The EarthRoamer-type trucks are nice but have huge price tags. The high center of gravity plus the height can prevent these expensive rigs from getting under low overpasses. There’s also the fact that you can only use that truck for camping. That makes my Class 5 truck a plus for me. If the ride is too rough, then there are aftermarket suspension systems like Kelderman or Liquid Spring that I can always add.
Don’t listen to the camper salesman telling you that 5,000 pound camper will be fine on your dually pickup. Also, the insurance can cost more.
Having a 19,500 pound GVWR is a no-brainer with a Lance 1172 truck camper. You don’t come close to being overweight like you do with a one-ton pickup. In my opinion, all the big truck campers that are around the 5,000 pounds or heavier, when the wife gets all the camping stuff loaded, you’re going to be overweight or very close if you don’t have at least a 19,500 GVWR.”
2021 International CV Series 515 / 2021 Lance 1172
Above: Bullhead City, Arizona
“I purchased a 2021 International CV Series 515 (5500) because I knew my 2011 Chevy 3500 would not legally carry the new Lance 1172 due to factory specs.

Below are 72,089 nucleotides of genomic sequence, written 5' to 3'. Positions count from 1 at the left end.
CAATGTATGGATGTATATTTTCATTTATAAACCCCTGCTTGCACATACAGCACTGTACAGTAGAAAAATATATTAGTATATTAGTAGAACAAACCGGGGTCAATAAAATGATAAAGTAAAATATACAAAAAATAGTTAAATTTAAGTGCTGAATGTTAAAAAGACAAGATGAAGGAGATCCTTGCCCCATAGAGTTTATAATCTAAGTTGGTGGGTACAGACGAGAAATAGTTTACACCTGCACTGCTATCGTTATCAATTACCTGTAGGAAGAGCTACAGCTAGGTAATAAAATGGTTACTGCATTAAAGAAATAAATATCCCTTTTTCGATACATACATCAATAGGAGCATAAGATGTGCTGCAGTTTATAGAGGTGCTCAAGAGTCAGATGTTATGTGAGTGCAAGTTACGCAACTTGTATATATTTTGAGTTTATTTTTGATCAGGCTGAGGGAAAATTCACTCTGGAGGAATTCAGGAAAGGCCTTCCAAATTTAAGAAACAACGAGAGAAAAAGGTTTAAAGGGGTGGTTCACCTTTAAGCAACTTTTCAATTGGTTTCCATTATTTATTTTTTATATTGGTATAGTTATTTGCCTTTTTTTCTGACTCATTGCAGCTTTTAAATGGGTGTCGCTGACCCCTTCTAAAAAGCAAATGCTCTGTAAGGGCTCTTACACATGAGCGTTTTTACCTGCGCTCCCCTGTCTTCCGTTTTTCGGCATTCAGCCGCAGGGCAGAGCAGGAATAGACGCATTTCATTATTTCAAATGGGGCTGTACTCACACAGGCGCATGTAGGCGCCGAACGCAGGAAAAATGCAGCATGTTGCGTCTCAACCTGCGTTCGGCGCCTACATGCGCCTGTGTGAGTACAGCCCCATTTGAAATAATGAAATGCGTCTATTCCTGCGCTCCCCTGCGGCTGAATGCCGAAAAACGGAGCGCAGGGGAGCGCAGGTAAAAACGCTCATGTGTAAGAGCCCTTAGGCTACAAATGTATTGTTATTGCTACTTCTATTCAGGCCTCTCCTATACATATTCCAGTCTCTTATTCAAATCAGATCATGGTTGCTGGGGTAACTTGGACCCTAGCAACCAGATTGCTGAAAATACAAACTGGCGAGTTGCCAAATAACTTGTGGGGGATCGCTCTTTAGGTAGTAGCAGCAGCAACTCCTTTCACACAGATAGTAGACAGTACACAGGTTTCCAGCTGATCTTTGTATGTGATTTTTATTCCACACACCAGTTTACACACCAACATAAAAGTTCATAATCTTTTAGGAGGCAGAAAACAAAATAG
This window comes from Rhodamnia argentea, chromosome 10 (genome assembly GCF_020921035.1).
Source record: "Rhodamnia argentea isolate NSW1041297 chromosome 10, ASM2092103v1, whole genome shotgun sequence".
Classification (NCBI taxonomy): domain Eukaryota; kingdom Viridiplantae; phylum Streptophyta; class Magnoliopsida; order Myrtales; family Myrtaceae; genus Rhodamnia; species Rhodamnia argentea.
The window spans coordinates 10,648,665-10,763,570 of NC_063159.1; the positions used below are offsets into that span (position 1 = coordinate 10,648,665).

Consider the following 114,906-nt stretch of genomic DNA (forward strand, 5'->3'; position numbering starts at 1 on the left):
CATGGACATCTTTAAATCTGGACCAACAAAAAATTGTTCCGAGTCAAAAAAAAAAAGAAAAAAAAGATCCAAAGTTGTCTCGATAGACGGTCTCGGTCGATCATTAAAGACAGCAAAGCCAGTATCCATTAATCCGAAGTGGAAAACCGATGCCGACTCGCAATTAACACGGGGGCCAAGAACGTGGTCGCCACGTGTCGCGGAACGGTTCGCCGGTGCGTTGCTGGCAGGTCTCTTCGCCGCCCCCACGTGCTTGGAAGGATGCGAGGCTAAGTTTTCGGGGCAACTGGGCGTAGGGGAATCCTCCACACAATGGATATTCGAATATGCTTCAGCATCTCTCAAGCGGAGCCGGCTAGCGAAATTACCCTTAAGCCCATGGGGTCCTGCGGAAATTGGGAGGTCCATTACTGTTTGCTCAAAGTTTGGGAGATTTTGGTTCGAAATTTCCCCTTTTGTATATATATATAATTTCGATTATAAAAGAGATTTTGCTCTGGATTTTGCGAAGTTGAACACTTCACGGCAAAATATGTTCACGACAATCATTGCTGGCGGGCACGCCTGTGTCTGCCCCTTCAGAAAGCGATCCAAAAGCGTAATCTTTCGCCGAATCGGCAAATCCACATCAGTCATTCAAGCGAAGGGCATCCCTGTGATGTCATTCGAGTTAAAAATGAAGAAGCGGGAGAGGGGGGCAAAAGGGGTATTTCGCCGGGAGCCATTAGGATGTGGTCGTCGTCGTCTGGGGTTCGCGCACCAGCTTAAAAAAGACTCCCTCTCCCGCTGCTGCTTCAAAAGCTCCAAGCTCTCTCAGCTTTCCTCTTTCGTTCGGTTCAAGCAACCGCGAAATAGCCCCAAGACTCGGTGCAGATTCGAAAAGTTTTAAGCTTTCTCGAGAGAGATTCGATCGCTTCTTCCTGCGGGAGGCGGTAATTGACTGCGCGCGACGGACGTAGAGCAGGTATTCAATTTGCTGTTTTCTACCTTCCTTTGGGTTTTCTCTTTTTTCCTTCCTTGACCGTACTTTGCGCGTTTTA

Here in New York state, when you buy a new cab and chassis, the dealer will issue a temporary license tag. You need to have a plan of what’s going on the back such as a new dump box, dry box or, in my case, a flatbed. Then take the truck to the shop to install, wire, and build the flatbed.
It would help if you make sure the camper is going to slide on and clear the cab. When it’s ready to go down the road as a new finished vehicle, they will write a Federal DOT statement for the DMV to register it to you.
Above: Lake Isabella, California
The stability of the International CV Series 515 is like night and day. The swaying in the wind and constant fighting the steering wheel to correct it is over. The ride with the camper on is good except on the interstates where the old cement slabs end and start. The bumps can get really bad! The state and county roads are so much better we use them most of the time.
My advice to folks (and myself in my next life) is before you buy a double or triple-slide heavy camper that’s 6,000 pounds or more when loaded, you really need a 5500 to carry it. All the prep before it’s ready is a lot of work, and well worth it.
Would I do it again? Yep, but I’d add air ride. I’m in the process right now.”